- Stress can have a negative effect on your health, especially if you’ve been diagnosed with chronic lymphocytic leukemia (CLL).
- Engaging in exercise, finding activities you enjoy, and seeking out support are a few ways you can reduce your stress.
- Reducing your stress can have a positive impact on your outlook with CLL.
If you’re living with chronic lymphocytic leukemia (CLL), you’ve probably heard it’s very important to manage your stress.
While it’s true for everyone that managing stress can improve quality of life,
That means after being diagnosed with CLL you have to strive to be better than the average person at managing your stress. Fortunately there are resources that can help you to do just that.
If you or a loved one has CLL, read on to learn about the link between CLL and stress, plus learn some useful tips for managing stress while living with CLL.
Receiving a diagnosis of any long-term condition can be very stressful.
You might worry about:
- your outlook
- the treatment involved
- feeling unwell in general
- logistics like finances
- how your condition might affect your day-to-day life
Coping with stress effectively is a very important part of self-care for anyone.
Managing stress is perhaps more important if you have CLL.
The 2018 research mentioned earlier, which centered on stress and CLL, suggested that stress relates to immune and inflammatory processes that contribute to an increase in cancer cells.
The researchers note that living with CLL can be very stressful, whether due to:
- the condition itself
- concerns about relapsing and future treatment challenges
The research showed that stress promotes B-cells that produce inflammatory cytokines, such as interleukins 6 (IL‐6) and IL‐10. Higher levels of IL-6 and IL-10 are associated with shorter survival.
However, while CLL puts you at risk for greater stress, the researchers found that learning to manage and reduce your stress can improve your outlook.
While managing stress with CLL can be daunting, you can take action to reduce your stress level. The following steps can help you cope with stress.
Regular exercise can boost your mood and help you manage your stress.
- lessen depression and anxiety
- help you maintain your independence
- reduce nausea and fatigue
- improve the quality of your life
Talk with your doctor about safely creating an exercise routine that will work for you.
Talk with someone
Talking about your feelings with a friend or family member can help you manage your stress. Having people who provide you with emotional support can reduce feelings of depression and anxiety.
If you’re finding it difficult to reach out to friends or family members or want to connect with someone who can relate to your experience, you can try joining a support group.
The American Cancer Society has a
Counseling or therapy
While talking with friends or family or connecting with a support group is generally a good idea, it doesn’t have to be the only resource to help you manage your stress.
Speaking with a therapist or a counselor gives you an outlet to discuss your feelings and examine your worries without judgement.
There are many ways to meditate, so you might need to try a few before finding what works for you.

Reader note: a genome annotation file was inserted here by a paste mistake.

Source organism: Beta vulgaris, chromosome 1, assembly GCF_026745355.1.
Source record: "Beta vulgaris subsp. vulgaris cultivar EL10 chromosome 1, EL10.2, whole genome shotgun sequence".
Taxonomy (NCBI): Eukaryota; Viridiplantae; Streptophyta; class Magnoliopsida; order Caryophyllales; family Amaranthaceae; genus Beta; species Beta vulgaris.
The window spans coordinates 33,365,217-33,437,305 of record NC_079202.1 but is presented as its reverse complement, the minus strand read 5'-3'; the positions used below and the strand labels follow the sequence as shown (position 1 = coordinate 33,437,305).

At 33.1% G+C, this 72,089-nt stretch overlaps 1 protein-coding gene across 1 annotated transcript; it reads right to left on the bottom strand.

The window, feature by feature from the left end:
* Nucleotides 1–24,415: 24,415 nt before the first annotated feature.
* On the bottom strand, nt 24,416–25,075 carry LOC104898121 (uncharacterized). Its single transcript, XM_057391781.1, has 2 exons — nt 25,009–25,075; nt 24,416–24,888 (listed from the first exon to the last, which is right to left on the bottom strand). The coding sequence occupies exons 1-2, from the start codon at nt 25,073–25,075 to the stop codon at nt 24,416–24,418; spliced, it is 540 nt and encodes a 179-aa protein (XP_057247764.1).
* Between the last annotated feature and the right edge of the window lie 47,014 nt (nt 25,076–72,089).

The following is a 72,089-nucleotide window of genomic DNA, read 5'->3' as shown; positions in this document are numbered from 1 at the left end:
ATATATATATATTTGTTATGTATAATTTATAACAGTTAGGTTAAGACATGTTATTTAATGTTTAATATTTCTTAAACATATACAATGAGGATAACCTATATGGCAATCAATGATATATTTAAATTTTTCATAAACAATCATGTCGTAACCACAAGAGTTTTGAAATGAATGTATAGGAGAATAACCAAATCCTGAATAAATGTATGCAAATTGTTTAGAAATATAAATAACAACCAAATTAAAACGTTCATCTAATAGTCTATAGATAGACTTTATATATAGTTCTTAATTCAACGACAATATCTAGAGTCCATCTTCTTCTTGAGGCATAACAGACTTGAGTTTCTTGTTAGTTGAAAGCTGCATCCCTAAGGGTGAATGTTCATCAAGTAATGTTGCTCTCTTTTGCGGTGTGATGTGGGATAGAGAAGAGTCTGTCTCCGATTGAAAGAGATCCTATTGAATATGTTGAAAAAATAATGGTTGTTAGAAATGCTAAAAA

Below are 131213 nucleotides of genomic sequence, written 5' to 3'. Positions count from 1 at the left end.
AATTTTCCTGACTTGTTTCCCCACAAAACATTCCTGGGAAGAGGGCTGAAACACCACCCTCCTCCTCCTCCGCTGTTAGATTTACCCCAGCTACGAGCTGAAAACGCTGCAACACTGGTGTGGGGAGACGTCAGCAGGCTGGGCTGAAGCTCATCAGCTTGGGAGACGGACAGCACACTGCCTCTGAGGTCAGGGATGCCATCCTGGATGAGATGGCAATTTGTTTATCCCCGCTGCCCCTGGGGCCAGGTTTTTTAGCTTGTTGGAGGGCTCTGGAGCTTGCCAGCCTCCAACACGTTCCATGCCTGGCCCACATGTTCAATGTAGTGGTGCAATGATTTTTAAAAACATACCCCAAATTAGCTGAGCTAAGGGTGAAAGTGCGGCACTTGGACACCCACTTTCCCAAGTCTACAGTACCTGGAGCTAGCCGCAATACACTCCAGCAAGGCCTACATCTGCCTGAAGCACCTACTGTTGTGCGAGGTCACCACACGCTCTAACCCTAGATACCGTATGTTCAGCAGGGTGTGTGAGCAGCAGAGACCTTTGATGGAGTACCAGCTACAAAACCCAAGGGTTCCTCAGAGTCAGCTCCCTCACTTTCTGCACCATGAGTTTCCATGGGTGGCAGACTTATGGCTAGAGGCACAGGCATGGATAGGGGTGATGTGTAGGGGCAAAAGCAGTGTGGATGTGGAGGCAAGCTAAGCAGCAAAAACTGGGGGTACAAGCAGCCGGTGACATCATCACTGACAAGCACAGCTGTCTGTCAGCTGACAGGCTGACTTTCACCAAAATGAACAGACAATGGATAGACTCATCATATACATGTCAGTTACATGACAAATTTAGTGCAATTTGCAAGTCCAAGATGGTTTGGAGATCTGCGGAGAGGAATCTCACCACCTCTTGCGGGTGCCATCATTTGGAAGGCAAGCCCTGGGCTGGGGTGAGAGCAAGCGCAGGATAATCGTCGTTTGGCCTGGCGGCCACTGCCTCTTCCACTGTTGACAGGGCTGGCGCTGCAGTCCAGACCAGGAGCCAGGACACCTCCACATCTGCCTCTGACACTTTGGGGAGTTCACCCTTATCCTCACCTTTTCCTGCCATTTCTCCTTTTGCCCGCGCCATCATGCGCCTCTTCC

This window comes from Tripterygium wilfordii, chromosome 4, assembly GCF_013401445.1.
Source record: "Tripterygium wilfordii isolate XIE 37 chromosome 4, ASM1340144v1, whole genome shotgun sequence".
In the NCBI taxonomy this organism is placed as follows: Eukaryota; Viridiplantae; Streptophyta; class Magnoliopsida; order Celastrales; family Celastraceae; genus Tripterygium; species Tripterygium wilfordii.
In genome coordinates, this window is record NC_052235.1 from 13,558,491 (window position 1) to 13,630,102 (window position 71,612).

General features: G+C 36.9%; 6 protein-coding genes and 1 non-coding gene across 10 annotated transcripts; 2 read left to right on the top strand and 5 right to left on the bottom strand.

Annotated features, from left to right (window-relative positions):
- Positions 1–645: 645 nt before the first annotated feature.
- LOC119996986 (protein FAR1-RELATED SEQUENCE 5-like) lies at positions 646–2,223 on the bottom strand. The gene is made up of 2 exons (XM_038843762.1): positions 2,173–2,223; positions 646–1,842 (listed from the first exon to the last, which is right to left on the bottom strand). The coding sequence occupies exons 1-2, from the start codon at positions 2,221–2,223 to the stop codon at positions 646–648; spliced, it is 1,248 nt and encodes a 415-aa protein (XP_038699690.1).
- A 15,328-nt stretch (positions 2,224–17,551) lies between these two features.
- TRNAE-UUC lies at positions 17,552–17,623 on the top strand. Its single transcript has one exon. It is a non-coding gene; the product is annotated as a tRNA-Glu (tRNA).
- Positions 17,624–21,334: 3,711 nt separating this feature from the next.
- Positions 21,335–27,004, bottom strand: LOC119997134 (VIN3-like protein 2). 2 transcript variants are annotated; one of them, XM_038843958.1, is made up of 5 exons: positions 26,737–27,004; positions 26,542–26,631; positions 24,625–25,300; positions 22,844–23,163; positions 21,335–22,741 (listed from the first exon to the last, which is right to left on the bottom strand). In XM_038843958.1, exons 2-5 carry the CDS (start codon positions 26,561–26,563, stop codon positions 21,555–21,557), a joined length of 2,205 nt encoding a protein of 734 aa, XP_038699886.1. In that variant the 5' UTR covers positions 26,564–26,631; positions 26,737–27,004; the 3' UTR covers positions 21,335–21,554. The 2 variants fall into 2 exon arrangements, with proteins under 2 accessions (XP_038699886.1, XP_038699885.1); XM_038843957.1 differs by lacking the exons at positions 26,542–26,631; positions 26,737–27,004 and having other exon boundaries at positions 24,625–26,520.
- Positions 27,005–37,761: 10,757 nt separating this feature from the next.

Some people recommend repeating a word or phrase, called a mantra. Others prefer meditating through physical movement, like tai chi or yoga. There are also apps that can encourage and guide you through simple meditations.
One of the great things about meditation is that it doesn’t require any special tools or preparation. Simply find a quiet place, close your eyes, and focus on your breathing or other soothing elements.
Don’t try to begin meditation during moments of high stress. Instead, begin when you have time to relax and focus.
While meditation may feel awkward at first, making it a regular habit can help you feel more comfortable. It can take a few weeks to start seeing the benefits, but consistency will help you build your skills.
The best results happen with 10 to 15 minutes of daily practice.
Going for a walk or a bike ride, gardening, or just reading a book in the sun can all help you get outside more frequently.
Make time for hobbies
Think about the things you already enjoy that you could spend more time on, or consider picking up a new hobby or interest.
Ideas for hobbies include:
- arts and crafts
Find what you like and make time to do it.
Work with your care team
While not everyone needs the same or immediate treatment for CLL, sometimes concerns about the treatment itself can be a source of stress. This stress could be due to issues like:
- concerns about when to begin or potential side effects
- challenges in making and maintaining appointments
- worry about the financial cost of treatment
Work with your providers to discuss the right choices for you. They may be able to suggest less invasive or expensive treatment options. They may also be able to provide resources for finding emotional or financial support.
Unmanaged stress may cause long term issues.
Not only can stress aggravate CLL and other diseases, but it can negatively affect the brain and nervous system, the immune system, the cardiovascular system, and more.
If you take steps to lower your stress levels, like those discussed above, you can lower the risks of long term stress. Plus, lowering your stress levels through self-care can lower your inflammation markers.
Living with CLL can be very stressful. However, it’s important to be aware that stress has negative effects on CLL and overall health and well-being.
You can learn to reduce your stress levels with some self-care practices and through support of loved ones and healthcare professionals.
Reducing your stress can help you feel better and have an improved quality of life — and it may have a positive impact on your CLL.